Confirmation that international medical graduates cannot be excluded from training posts will have significant consequences for NHS employers. Afrene Campbell explains

Medical graduates from outside the European Economic Area should not be excluded from the recruitment process for post-graduate medical training posts, following a ruling by the House of Lords in May.It was decided that the guidance had dashed the "legitimate expectations" of doctors who had been encouraged to come to this country to help staff the NHS. But how will the case affect NHS recruitment?

The case, R (BAPIO Action Ltd and Another) v Secretary of State for the Home Department and Another, concerned the status of thousands of doctors who are in Britain on highly skilled migrant visas. Some 10,000 Indian doctors and several thousand other doctors from outside the EU had applied for NHS jobs and were awaiting the outcome of the trial.

The verdict was also keenly anticipated by the 3,500 Indian nationals whose existing NHS jobs could have been reviewed as a result.

Deeper problems

The case was brought by the British Association of Physicians of Indian Origin after then health secretary Patricia Hewitt issued guidance to NHS trusts saying they should offer training posts to international medical graduates only if there were no suitable candidates in the resident labour market. This was due to concerns that the continued admittance of international graduates would lead to domestic graduates being unable to obtain such positions and therefore unable to complete their medical training in the UK.

However, many saw this as a discriminatory short-term fix to the far deeper problems caused by Modernising Medical Careers and the Medical Training Application Service.

The decision will secure the future of thousands of international medical graduates. However, with an estimated 8,000 international medical graduates in the UK under the highly skilled migrant programme, it could result in up to three applicants for each post this summer and 1,000 or more domestic graduates finding themselves without a training post at the end of the current recruitment process.

Long-term ramifications

In the longer term, the impact on NHS employers and deaneries will be largely neutralised by recent changes to immigration rules, which will, in time, prohibit international graduates with tier 1 highly skilled migrant visas from being employed in specialty training posts - although these rules will not apply to training places in shortage specialties.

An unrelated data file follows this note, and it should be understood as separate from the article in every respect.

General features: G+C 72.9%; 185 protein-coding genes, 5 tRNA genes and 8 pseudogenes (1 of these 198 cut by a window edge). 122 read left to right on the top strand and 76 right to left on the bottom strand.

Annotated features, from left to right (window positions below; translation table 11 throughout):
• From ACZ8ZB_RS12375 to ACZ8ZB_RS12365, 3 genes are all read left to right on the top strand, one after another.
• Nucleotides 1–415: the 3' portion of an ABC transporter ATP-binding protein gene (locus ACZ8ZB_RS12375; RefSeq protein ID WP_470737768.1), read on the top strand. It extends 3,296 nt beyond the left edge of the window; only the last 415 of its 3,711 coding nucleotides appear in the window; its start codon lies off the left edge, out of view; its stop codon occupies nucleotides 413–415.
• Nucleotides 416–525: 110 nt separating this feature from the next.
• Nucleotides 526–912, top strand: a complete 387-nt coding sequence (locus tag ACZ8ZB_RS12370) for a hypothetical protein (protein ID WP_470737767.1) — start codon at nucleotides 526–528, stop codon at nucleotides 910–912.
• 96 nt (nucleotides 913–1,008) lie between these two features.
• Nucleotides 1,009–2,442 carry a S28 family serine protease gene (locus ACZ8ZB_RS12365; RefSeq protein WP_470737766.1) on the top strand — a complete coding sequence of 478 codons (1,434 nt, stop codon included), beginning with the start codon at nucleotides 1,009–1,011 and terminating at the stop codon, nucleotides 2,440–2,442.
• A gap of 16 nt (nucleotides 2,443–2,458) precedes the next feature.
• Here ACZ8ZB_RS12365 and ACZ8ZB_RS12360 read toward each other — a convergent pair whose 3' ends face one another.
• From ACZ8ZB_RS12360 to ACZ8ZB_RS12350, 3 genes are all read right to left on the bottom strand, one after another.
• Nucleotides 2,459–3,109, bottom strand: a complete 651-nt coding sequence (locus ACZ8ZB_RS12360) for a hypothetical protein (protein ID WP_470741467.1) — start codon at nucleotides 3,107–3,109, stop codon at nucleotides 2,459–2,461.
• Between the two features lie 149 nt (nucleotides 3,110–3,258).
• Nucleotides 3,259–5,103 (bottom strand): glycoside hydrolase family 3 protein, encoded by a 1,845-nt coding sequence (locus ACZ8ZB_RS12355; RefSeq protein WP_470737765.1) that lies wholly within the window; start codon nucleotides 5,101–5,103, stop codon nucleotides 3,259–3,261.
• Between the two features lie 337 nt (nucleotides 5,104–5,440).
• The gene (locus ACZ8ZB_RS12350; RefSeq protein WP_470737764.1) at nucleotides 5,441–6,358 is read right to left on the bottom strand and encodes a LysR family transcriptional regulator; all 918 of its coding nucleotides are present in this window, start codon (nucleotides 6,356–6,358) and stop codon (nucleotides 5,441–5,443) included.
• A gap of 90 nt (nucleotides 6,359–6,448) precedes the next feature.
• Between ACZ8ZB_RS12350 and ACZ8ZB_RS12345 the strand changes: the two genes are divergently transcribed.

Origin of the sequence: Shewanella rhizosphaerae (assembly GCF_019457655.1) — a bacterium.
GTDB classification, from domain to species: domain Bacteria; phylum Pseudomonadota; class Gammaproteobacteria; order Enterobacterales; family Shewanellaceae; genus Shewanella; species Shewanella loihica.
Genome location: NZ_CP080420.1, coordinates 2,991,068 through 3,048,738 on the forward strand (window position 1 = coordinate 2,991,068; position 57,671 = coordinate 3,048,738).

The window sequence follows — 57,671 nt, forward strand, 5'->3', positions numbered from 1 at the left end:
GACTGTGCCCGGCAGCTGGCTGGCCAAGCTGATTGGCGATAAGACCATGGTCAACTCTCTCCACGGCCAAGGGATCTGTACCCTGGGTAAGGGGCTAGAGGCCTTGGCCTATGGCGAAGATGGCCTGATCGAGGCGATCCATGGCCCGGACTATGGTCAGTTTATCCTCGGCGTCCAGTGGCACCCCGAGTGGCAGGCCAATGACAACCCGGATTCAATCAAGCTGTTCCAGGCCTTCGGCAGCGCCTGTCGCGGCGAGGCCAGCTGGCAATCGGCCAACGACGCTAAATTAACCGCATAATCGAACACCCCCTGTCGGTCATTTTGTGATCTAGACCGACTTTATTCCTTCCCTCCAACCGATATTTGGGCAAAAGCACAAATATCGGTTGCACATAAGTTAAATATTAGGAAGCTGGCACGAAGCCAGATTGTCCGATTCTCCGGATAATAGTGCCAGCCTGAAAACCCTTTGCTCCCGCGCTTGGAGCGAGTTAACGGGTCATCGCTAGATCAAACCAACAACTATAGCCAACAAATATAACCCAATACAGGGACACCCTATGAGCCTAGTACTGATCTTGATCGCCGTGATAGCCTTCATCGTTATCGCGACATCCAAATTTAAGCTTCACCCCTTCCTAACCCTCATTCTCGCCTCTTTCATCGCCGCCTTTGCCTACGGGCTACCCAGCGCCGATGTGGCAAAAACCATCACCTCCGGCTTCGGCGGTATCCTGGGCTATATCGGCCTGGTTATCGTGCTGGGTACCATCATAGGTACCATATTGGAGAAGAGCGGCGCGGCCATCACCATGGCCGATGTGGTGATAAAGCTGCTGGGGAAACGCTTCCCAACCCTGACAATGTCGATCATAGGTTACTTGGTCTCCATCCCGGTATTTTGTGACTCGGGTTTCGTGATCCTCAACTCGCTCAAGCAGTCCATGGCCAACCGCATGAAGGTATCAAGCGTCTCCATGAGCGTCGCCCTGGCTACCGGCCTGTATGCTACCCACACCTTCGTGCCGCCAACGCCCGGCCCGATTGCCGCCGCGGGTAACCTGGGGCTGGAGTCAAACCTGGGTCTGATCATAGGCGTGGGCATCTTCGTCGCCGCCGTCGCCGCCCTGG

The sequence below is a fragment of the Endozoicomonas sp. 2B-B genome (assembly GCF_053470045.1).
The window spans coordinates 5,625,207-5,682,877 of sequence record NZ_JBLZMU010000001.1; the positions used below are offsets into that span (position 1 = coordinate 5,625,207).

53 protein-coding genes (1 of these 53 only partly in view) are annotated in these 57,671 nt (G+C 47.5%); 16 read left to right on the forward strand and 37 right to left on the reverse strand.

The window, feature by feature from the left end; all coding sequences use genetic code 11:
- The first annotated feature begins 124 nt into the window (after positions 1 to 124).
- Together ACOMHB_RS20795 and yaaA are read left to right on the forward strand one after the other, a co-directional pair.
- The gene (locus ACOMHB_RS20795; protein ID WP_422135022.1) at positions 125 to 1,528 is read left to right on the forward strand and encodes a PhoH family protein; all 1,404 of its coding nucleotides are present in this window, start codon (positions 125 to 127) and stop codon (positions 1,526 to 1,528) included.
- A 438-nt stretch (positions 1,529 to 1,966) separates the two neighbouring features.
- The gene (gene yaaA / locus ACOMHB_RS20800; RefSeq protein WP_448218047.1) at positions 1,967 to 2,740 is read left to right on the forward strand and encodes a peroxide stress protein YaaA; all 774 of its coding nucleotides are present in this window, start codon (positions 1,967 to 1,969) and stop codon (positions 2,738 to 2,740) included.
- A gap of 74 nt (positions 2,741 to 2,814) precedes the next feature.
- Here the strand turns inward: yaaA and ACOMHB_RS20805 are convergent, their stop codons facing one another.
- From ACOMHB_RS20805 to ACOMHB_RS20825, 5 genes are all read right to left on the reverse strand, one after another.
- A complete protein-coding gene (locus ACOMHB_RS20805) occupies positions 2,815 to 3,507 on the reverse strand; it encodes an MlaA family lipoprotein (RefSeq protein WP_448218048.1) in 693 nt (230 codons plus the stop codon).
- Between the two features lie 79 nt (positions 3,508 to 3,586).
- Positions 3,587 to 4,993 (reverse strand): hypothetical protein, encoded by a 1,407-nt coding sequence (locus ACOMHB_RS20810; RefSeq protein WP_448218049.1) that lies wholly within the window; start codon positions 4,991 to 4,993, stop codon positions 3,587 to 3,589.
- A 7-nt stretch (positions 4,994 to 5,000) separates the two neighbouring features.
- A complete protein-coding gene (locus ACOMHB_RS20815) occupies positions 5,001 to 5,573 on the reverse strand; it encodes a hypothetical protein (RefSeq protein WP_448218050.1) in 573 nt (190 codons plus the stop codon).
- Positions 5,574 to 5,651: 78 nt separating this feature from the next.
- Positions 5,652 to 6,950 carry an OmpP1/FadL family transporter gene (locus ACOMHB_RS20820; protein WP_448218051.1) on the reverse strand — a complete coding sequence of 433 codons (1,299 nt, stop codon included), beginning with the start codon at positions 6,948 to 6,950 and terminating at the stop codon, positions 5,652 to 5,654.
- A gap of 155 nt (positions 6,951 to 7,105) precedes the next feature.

However, as the recent immigration changes are being phased in gradually, their impact on the recruitment process will not be felt until 2009, at the very earliest. And the new rules will not affect international graduates who currently have leave to remain in the UK as highly skilled migrants, or those already in postgraduate posts seeking to remain in the UK in the new tier 1 category.

Around 10,000 international graduates will fall into these exempt categories, which suggests that competition for training posts will continue to be fierce for the foreseeable future, unless there are further changes in the immigration rules or another legitimate solution is reached to enable UK and EEA medical graduates to be given priority in the recruitment process. This is currently being consulted on.

Vigorous recruitment processes

Most importantly, NHS trusts will have to ensure they are more vigorous than ever in deciding on each candidate - using their credentials for the job alone, and no form of active discrimination with regards to UK or EEA candidates.

The repercussions for the Department of Health and other government departments are that if they wish to impose restrictions on the recruitment or employment of foreign nationals, other than EEA citizens, which go beyond the restrictions imposed by the immigration rules, they must persuade the Home Office to make appropriate amendments. And these must be approved by both houses of Parliament, since one of the objections to Patricia Hewitt's guidance was that it was not subject to parliamentary scrutiny.

There is, of course, still a much larger debate to be had about the numbers of doctors coming to the UK in future, but for now, this debate will not affect those already here.